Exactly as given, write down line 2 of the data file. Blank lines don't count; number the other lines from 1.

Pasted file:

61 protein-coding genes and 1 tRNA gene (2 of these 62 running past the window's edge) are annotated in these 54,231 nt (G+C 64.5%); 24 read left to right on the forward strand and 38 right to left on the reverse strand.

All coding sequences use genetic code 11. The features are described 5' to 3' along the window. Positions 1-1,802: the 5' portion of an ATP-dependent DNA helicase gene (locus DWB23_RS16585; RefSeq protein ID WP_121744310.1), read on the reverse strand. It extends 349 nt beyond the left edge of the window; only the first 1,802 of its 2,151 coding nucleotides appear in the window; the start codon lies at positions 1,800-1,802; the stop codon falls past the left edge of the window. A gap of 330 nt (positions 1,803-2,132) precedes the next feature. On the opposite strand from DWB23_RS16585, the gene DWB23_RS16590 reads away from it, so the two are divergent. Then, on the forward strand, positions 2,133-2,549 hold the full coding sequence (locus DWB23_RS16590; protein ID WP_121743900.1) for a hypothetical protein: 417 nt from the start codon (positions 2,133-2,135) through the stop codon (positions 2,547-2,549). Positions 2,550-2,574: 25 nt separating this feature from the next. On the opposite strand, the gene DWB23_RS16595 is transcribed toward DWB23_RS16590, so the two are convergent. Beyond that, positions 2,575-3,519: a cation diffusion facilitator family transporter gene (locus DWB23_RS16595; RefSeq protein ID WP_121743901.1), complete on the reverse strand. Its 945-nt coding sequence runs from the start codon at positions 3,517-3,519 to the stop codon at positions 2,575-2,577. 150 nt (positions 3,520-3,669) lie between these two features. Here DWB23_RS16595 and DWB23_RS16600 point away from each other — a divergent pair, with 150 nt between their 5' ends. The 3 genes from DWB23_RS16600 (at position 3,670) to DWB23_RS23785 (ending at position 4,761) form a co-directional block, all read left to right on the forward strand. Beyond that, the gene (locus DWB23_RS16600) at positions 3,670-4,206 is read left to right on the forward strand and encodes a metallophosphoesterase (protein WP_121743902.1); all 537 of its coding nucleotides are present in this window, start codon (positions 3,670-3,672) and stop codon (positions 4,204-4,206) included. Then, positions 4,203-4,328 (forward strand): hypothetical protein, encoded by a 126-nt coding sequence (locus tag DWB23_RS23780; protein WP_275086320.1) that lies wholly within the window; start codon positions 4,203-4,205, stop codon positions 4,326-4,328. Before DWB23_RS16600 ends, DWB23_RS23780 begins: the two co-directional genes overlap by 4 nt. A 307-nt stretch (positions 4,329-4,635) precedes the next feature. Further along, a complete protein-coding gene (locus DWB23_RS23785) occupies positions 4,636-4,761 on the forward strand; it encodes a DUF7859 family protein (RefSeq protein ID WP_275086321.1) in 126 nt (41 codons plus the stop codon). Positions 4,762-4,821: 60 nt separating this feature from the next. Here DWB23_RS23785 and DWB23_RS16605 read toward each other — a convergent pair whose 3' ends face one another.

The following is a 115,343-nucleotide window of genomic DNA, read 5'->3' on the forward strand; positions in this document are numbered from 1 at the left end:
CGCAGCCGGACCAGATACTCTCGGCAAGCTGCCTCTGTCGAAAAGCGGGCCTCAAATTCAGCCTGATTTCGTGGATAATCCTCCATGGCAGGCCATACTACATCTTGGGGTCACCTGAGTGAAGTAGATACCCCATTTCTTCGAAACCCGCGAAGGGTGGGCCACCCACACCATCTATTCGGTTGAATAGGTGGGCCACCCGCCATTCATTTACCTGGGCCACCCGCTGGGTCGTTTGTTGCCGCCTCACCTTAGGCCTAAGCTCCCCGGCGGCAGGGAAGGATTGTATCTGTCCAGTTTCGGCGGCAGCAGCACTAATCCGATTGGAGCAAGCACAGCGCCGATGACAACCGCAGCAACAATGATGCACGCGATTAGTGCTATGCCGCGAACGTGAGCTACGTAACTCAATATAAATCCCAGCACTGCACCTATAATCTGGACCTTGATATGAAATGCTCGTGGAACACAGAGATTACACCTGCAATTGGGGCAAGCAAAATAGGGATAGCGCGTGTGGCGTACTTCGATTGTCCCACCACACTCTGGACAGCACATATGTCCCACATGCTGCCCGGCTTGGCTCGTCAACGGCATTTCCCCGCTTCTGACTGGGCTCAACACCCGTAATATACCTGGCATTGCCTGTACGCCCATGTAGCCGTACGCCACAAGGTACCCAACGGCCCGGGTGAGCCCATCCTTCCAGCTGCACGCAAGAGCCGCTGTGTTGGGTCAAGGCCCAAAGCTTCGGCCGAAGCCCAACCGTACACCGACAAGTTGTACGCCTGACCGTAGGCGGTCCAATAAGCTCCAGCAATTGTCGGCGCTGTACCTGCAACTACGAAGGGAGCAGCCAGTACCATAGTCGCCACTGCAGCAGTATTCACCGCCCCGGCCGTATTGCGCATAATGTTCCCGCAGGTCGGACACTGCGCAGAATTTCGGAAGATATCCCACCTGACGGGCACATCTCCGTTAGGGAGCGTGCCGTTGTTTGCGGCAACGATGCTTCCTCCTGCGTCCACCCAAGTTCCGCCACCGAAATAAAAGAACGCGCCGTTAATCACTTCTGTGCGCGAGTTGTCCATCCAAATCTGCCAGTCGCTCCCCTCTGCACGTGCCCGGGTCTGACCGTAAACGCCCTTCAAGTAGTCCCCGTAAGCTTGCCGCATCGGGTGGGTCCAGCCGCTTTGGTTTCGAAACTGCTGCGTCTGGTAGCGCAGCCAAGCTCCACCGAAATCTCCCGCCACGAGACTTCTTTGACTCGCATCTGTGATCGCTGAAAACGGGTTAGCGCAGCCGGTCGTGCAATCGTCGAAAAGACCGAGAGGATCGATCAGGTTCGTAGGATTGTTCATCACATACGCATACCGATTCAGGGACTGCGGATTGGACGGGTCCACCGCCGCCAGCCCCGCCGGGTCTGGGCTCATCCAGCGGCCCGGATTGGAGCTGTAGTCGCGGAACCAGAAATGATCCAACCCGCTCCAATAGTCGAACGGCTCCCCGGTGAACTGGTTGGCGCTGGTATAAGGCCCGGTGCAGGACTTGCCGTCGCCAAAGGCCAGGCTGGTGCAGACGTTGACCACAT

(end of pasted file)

All coding sequences use genetic code 11. The features are described 5' to 3' along the window. Positions 1-1,802: the 5' portion of an ATP-dependent DNA helicase gene (locus DWB23_RS16585; RefSeq protein ID WP_121744310.1), read on the reverse strand. It extends 349 nt beyond the left edge of the window; only the first 1,802 of its 2,151 coding nucleotides appear in the window; the start codon lies at positions 1,800-1,802; the stop codon falls past the left edge of the window. A gap of 330 nt (positions 1,803-2,132) precedes the next feature. On the opposite strand from DWB23_RS16585, the gene DWB23_RS16590 reads away from it, so the two are divergent. Then, on the forward strand, positions 2,133-2,549 hold the full coding sequence (locus DWB23_RS16590; protein ID WP_121743900.1) for a hypothetical protein: 417 nt from the start codon (positions 2,133-2,135) through the stop codon (positions 2,547-2,549). Positions 2,550-2,574: 25 nt separating this feature from the next. On the opposite strand, the gene DWB23_RS16595 is transcribed toward DWB23_RS16590, so the two are convergent. Beyond that, positions 2,575-3,519: a cation diffusion facilitator family transporter gene (locus DWB23_RS16595; RefSeq protein ID WP_121743901.1), complete on the reverse strand. Its 945-nt coding sequence runs from the start codon at positions 3,517-3,519 to the stop codon at positions 2,575-2,577. 150 nt (positions 3,520-3,669) lie between these two features. Here DWB23_RS16595 and DWB23_RS16600 point away from each other — a divergent pair, with 150 nt between their 5' ends. The 3 genes from DWB23_RS16600 (at position 3,670) to DWB23_RS23785 (ending at position 4,761) form a co-directional block, all read left to right on the forward strand. Beyond that, the gene (locus DWB23_RS16600) at positions 3,670-4,206 is read left to right on the forward strand and encodes a metallophosphoesterase (protein WP_121743902.1); all 537 of its coding nucleotides are present in this window, start codon (positions 3,670-3,672) and stop codon (positions 4,204-4,206) included. Then, positions 4,203-4,328 (forward strand): hypothetical protein, encoded by a 126-nt coding sequence (locus tag DWB23_RS23780; protein WP_275086320.1) that lies wholly within the window; start codon positions 4,203-4,205, stop codon positions 4,326-4,328. Before DWB23_RS16600 ends, DWB23_RS23780 begins: the two co-directional genes overlap by 4 nt. A 307-nt stretch (positions 4,329-4,635) precedes the next feature. Further along, a complete protein-coding gene (locus DWB23_RS23785) occupies positions 4,636-4,761 on the forward strand; it encodes a DUF7859 family protein (RefSeq protein ID WP_275086321.1) in 126 nt (41 codons plus the stop codon). Positions 4,762-4,821: 60 nt separating this feature from the next. Here DWB23_RS23785 and DWB23_RS16605 read toward each other — a convergent pair whose 3' ends face one another.